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Surface Runoff and Sediment Yields from Tropical Volcanic Upland Watersheds as Influenced by Climatic, Geological and Land-Use Factors

  • Anton RijsdijkEmail author
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Part of the SpringerBriefs in Geography book series (BRIEFSGEOGRAPHY)

Abstract

This paper presents discharge, suspended sediment and bedload yields from a young volcanic catchment (the Konto river catchment) in East Java, Indonesia. river flow and catchment sediment yields were determined in three sub-catchments at two locations in each. In general, the upper stations represented more-or-less natural conditions, while two of the lower stations included agricultural land and settlements. Two sub-catchments, which had a predominantly forested upper part, and a lower catchment with settlements and a high percentage of irrigated or rain-fed agricultural land, showed clear differences in quickflow percentages and suspended sediment yield. In these sub-catchments, quickflow (expressed as a percentage of rainfall) at the lower stations was twice as much as that observed in the forested upper stations, while the annual suspended sediment load was between three times higher (3.4 vs. 11.2 Mg ha−1) and 26 times higher (0.35 vs. 9.3 Mg ha−1). By contrast, in another sub-catchment with little agriculture and no settlements, there was virtually no difference between the upper and lower station (both around 1.0 Mg ha−1). The contribution of bedload to the total sediment load ranged from 0.5% in an upper watershed with consolidated material to nearly 12% in an upper watershed situated in an unstable lahar valley. In both developed lower catchments, the bedload component was about 6.5% of the total load. From erosion-pin measurements and analysis of the grain-size contribution of both bed material and the riverbank material, the contribution of bank erosion was estimated to range from 1 to about 36% of the total sediment load. River sediment yields in Indonesia appear to be underestimated due to incorrect sampling and calculation methods. Comparison between the conventional method and theoretically more accurate approach yielded an underestimate of up to 47% of the first method. However, despite the different methods and uncertainties, the results obtained in this study are comparable with those of other studies on sediment yield in the humid tropics.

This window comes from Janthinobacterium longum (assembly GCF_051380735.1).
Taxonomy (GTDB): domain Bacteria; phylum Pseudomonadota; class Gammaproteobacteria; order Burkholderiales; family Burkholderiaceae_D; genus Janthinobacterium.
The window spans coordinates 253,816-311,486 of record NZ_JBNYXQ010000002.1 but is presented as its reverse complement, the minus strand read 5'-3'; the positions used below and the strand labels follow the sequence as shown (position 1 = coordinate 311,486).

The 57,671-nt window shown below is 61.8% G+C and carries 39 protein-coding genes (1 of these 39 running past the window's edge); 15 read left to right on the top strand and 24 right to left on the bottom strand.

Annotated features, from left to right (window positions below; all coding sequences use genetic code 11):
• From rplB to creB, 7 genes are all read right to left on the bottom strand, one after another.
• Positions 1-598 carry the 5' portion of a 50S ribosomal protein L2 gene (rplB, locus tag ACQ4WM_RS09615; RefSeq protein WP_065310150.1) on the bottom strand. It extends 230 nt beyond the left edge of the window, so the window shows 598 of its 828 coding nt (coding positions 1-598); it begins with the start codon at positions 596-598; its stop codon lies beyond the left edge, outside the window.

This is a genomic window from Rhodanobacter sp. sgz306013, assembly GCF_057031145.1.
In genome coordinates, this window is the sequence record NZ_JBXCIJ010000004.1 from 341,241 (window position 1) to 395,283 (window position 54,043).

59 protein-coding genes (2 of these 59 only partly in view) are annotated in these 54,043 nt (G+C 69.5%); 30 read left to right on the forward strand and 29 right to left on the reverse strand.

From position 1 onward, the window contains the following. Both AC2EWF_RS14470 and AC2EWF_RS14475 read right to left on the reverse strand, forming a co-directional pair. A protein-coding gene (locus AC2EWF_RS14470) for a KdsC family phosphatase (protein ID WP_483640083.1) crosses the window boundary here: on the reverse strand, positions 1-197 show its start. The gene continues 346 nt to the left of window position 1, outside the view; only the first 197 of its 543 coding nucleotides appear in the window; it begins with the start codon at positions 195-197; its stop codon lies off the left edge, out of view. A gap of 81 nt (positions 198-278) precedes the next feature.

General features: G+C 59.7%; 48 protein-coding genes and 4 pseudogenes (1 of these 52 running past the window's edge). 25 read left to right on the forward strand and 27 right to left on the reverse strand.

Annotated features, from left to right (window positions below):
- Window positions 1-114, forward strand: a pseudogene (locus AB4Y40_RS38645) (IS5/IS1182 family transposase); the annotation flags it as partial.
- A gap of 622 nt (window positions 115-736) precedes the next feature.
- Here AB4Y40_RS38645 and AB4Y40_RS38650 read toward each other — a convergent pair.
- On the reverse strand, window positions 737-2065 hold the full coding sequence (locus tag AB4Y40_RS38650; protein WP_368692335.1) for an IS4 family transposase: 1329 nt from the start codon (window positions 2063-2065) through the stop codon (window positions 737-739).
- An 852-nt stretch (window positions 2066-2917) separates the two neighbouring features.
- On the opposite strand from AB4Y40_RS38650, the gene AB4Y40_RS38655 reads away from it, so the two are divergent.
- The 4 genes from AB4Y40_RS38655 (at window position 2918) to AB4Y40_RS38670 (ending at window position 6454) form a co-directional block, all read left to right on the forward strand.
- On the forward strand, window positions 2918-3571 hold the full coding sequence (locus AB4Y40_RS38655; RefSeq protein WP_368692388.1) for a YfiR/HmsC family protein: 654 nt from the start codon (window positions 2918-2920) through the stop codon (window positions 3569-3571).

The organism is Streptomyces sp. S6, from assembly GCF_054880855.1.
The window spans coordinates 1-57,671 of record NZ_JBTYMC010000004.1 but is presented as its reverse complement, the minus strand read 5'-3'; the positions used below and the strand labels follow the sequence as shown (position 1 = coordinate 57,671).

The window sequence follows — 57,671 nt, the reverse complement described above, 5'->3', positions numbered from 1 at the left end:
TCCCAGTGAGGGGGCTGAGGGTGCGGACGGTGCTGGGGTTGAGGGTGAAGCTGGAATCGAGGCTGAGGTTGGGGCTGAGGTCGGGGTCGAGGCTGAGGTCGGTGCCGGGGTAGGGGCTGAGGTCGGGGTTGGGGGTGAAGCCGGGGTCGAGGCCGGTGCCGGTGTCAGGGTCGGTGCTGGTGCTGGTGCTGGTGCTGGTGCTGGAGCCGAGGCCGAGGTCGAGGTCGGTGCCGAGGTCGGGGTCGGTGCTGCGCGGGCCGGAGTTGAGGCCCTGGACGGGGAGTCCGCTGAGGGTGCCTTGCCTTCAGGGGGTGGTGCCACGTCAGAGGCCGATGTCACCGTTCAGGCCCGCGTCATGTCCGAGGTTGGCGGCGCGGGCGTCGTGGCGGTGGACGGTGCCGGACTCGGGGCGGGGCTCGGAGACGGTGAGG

Keywords

Humid tropics Sediment yield Water balances Bank erosion Bedload Sediment measurements 

Notes

Acknowledgments

The author gratefully acknowledges the support of his colleagues within the Konto river project, notably the team leaders Sjaak Beerens, M.Sc. (DHV Consultants) and Bapak Bambang Moerdiyono, M.Sc. (DGRRL); Dr. Sampurno Bruijnzeel (Free University) (scientific supervision); Edi Hertanto, Jumali, Suparno, and the M.Sc. students Evert Kaatee, Chris Bremmer and Theo Prins (data collection and processing, laboratory analyses); Ahmad Zaeni (supervision of construction work); and the numerous temporary field assistants that helped out during the intensive campaigns that generated the results described in this paper. The Konto river project was financed by the Directorate General of International Co-operation (DGIS) of the Netherlands under project no. ATA 206.

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Copyright information

© The Author(s) 2012

Authors and Affiliations

  1. 1.UtrechtThe Netherlands

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